WASHINGTON: The US State Department said that Pakistan had no basis to hold or charge a surgeon who was sentenced on Wednesday to 33 years in prison for helping in the hunt for Osama bin Laden.
A tribal court in Khyber, a lawless district and extremist hotbed, convicted surgeon Shakeel Afridi of treason after he agreed to collect DNA for US intelligence to verify the presence of the most-wanted al Qaeda leader.
State Department spokeswoman Victoria Nuland recalled that both US Secretary of State Hillary Clinton and US Defence Secretary Leon Panetta had earlier raised concerns with Pakistan about the doctor's case.
“Our views on it haven't changed. We continue to see no basis for Dr. Afridi to be held,” Nuland said. “We will continue to make those representations to the government of Pakistan.”
When asked why she only referred to Afridi's charges and did not acknowledge his actual conviction and sentencing, Nuland said: “It's not clear that the legal process is over, OK? There may be other options for him legally.”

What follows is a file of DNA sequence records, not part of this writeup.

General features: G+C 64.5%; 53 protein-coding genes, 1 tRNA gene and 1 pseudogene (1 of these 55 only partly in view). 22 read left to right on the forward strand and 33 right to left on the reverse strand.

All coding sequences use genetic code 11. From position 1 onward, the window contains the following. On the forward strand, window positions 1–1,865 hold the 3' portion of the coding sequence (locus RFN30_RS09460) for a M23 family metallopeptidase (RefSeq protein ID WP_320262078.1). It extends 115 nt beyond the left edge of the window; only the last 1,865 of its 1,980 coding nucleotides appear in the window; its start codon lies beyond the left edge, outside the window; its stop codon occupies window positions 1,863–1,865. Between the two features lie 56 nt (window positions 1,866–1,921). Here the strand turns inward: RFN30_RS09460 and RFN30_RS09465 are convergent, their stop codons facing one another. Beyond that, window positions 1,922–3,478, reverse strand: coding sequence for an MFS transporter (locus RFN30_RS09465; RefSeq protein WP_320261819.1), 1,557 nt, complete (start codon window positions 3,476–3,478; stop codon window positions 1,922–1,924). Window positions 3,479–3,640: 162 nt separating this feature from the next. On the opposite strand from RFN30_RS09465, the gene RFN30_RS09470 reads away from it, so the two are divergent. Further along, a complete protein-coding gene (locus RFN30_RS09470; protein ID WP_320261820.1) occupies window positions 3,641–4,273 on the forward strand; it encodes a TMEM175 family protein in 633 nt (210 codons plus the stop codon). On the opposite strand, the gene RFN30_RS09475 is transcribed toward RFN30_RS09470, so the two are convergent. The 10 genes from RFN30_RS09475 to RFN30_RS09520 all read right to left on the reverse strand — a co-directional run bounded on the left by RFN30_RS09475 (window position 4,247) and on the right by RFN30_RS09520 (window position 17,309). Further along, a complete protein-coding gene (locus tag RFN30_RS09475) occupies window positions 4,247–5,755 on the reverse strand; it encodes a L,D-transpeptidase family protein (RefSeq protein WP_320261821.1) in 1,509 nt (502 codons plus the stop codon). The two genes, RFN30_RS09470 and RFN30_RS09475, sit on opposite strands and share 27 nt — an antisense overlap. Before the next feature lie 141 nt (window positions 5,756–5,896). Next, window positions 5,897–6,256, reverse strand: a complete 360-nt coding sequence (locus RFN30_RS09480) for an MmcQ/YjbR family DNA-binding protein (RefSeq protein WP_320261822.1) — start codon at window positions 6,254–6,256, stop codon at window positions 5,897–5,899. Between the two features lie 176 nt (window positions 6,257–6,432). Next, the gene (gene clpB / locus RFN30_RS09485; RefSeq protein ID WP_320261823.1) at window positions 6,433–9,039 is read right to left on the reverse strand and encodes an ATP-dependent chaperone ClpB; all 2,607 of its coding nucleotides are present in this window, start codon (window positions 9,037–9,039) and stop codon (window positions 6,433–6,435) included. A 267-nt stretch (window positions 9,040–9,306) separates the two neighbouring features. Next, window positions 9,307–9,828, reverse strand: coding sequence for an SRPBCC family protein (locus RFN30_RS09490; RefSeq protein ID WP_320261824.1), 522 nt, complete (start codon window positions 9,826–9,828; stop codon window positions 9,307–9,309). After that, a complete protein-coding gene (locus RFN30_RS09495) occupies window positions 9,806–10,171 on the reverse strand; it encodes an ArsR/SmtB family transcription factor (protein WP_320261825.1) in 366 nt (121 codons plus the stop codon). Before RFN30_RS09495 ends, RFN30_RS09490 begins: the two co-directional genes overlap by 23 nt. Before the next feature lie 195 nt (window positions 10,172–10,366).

Her muted remarks came as Washington and Islamabad, allies in the war on terror, struggle to repair ties that hit a low when US forces staged a secret raid into Pakistan that killed bin Laden in May last year.
They were strained to breaking point in November when US forces staged a botched raid that killed 24 Pakistani troops, prompting Islamabad to cut off the land route for supplies to Nato troops in neighboring Afghanistan.
Carl Levin and John McCain, the top senators from the two major US parties on the Senate Armed Services Committee, called Afridi's sentence “shocking and outrageous” and urged Pakistan to pardon and free him immediately.
“Dr. Afridi's continuing imprisonment and treatment as a criminal will only do further harm to US-Pakistani relations, including diminishing Congress's willingness to provide financial assistance to Pakistan,” they warned.